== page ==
On May 18, 2015, the Massachusetts Attorney General’s Office (AGO) held the first of several public hearings on proposed regulations concerning implementation of the new earned sick time law passed by Massachusetts voters in November 2014. At that hearing, Attorney General Maura Healey stated that the AGO intends to proceed with implementing the law as of its July 1, 2015 effective date and that the AGO is on track to finalize implementing regulations ahead of that date (AGO representatives targeted June 19, 2015 as the date for issuance of final regulations).
However, Attorney General Healey also announced a “safe harbor” that gives certain employers an additional six months—that is, until January 1, 2016—to fully implement the new earned sick time law. The safe harbor applies to employers that already maintain paid time off policies that provide employees at least 30 hours of paid time off per year, so long as they treat all leave taken under those policies as subject to the non-retaliation and non-interference provisions of the earned sick time law. Specifically, the full safe harbor language provided by the AGO, a version of which will be incorporated into the final regulations, provides:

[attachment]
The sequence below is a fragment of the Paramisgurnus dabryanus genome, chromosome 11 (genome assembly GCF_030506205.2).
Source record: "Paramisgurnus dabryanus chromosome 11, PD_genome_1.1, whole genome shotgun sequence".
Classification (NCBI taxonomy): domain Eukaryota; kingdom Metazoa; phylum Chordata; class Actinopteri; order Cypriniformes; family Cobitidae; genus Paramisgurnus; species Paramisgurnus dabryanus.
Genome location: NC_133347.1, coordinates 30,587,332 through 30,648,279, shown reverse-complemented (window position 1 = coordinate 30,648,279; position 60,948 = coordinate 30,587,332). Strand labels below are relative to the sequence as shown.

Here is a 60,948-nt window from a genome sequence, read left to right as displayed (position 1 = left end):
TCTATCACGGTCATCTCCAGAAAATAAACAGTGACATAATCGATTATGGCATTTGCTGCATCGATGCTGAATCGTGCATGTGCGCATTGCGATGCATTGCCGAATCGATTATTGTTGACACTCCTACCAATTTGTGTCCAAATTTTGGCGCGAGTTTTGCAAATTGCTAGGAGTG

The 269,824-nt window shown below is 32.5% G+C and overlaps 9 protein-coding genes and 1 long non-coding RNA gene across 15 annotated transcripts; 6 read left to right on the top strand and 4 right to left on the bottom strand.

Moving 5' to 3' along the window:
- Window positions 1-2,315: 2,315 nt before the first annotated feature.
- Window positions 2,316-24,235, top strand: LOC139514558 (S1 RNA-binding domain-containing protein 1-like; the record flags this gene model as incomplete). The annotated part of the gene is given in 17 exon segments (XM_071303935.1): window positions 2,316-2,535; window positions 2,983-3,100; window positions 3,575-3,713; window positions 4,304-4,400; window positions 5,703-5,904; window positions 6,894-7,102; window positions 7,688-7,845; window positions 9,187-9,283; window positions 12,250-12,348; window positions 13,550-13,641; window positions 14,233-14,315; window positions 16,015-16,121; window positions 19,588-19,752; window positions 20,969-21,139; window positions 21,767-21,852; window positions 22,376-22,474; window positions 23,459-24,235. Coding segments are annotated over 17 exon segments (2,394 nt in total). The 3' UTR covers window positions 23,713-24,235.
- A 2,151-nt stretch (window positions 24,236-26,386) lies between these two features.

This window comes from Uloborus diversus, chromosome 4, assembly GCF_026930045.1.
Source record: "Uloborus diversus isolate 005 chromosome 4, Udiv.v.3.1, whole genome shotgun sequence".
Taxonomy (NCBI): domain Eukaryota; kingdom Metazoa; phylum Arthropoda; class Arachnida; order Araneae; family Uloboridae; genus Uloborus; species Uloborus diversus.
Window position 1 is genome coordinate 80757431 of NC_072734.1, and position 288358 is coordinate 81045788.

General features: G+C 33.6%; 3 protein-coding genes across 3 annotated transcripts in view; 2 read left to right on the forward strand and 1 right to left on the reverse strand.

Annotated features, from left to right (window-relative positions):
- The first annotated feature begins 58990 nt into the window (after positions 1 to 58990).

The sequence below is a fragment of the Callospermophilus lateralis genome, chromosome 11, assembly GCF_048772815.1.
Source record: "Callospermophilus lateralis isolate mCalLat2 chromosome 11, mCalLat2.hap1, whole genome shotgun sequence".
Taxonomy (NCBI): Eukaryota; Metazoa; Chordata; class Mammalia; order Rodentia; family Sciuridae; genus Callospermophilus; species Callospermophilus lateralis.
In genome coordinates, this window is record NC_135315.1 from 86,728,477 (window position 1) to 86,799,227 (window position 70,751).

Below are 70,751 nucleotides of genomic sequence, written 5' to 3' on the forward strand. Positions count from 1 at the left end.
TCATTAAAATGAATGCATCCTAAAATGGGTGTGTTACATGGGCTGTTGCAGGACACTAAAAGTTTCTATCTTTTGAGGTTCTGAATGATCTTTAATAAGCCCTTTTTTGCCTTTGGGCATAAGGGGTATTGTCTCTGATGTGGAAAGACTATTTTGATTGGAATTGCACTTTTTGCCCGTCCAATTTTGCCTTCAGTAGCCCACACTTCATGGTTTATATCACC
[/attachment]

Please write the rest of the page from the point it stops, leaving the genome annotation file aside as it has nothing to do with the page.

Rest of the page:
For the period July 1 to December 31, 2015, any employer with a paid time off policy in existence as of May 1, 2015, providing to employees the right to use at least 30 hours of paid time off during the calendar year 2015 shall be in compliance with the law with respect to those employees and to any other employees to whom the use of at least 30 hours of paid time off under the same conditions are extended.
To remain in compliance, any paid time off, including sick time, used by an employee from July 1 to December 31, 2015, must be job protected leave subject to the law’s non-retaliation and noninterference provisions. In all other respects, during this transition period, the employer may continue to administer paid time off under policies in place as of May 1, 2015.
On or before January 1, 2016, all employers operating under this safe harbor provision must adjust their paid time off policy to conform with the earned sick time law.
The attorney general explained that this safe harbor is supported by both the proponents of the earned sick time ballot initiative that led to this new law and the Associated Industries of Massachusetts. Thus, all employers will be subject to the law as of July 1, 2015. However, certain employers will have until January 1, 2016, to fully integrate all requirements of the earned sick time law into existing paid time off programs, so long as those paid time off policies existed as of May 1, 2015, and provide (or are amended to provide) 30 hours of paid leave to all employees.
David P. Mason is of counsel in the Boston office of Ogletree Deakins.